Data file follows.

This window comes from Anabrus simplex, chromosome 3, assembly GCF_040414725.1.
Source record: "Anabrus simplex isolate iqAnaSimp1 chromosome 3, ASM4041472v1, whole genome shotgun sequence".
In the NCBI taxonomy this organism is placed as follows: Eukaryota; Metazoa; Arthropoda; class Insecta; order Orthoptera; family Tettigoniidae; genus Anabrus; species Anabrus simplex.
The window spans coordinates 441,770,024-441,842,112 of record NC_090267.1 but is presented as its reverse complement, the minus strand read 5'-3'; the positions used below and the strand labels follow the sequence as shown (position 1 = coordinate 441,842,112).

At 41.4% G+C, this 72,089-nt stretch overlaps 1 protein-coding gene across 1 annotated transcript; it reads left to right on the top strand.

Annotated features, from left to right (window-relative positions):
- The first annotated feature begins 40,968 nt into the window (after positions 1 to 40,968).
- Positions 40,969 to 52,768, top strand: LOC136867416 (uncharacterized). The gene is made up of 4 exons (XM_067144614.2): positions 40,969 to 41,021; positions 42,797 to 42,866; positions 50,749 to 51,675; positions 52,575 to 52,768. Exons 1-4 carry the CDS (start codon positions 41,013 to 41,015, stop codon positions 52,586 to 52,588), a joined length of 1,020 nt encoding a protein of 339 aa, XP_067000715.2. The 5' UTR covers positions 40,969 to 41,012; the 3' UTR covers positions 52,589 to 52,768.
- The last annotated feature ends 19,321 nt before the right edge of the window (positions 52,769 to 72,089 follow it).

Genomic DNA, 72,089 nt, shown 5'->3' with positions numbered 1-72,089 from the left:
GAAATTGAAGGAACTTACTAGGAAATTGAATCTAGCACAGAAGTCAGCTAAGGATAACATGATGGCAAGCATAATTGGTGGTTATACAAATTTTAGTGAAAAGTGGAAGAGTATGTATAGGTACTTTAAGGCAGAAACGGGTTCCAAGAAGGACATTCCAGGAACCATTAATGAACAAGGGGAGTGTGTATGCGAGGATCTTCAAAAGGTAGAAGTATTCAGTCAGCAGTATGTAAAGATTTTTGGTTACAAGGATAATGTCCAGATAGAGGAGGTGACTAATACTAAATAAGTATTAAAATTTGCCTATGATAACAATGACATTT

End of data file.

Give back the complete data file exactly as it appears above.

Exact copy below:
This window comes from Anabrus simplex, chromosome 3, assembly GCF_040414725.1.
Source record: "Anabrus simplex isolate iqAnaSimp1 chromosome 3, ASM4041472v1, whole genome shotgun sequence".
In the NCBI taxonomy this organism is placed as follows: Eukaryota; Metazoa; Arthropoda; class Insecta; order Orthoptera; family Tettigoniidae; genus Anabrus; species Anabrus simplex.
The window spans coordinates 441,770,024-441,842,112 of record NC_090267.1 but is presented as its reverse complement, the minus strand read 5'-3'; the positions used below and the strand labels follow the sequence as shown (position 1 = coordinate 441,842,112).

At 41.4% G+C, this 72,089-nt stretch overlaps 1 protein-coding gene across 1 annotated transcript; it reads left to right on the top strand.

Annotated features, from left to right (window-relative positions):
- The first annotated feature begins 40,968 nt into the window (after positions 1 to 40,968).
- Positions 40,969 to 52,768, top strand: LOC136867416 (uncharacterized). The gene is made up of 4 exons (XM_067144614.2): positions 40,969 to 41,021; positions 42,797 to 42,866; positions 50,749 to 51,675; positions 52,575 to 52,768. Exons 1-4 carry the CDS (start codon positions 41,013 to 41,015, stop codon positions 52,586 to 52,588), a joined length of 1,020 nt encoding a protein of 339 aa, XP_067000715.2. The 5' UTR covers positions 40,969 to 41,012; the 3' UTR covers positions 52,589 to 52,768.
- The last annotated feature ends 19,321 nt before the right edge of the window (positions 52,769 to 72,089 follow it).

Genomic DNA, 72,089 nt, shown 5'->3' with positions numbered 1-72,089 from the left:
GAAATTGAAGGAACTTACTAGGAAATTGAATCTAGCACAGAAGTCAGCTAAGGATAACATGATGGCAAGCATAATTGGTGGTTATACAAATTTTAGTGAAAAGTGGAAGAGTATGTATAGGTACTTTAAGGCAGAAACGGGTTCCAAGAAGGACATTCCAGGAACCATTAATGAACAAGGGGAGTGTGTATGCGAGGATCTTCAAAAGGTAGAAGTATTCAGTCAGCAGTATGTAAAGATTTTTGGTTACAAGGATAATGTCCAGATAGAGGAGGTGACTAATACTAAATAAGTATTAAAATTTGCCTATGATAACAATGACATTT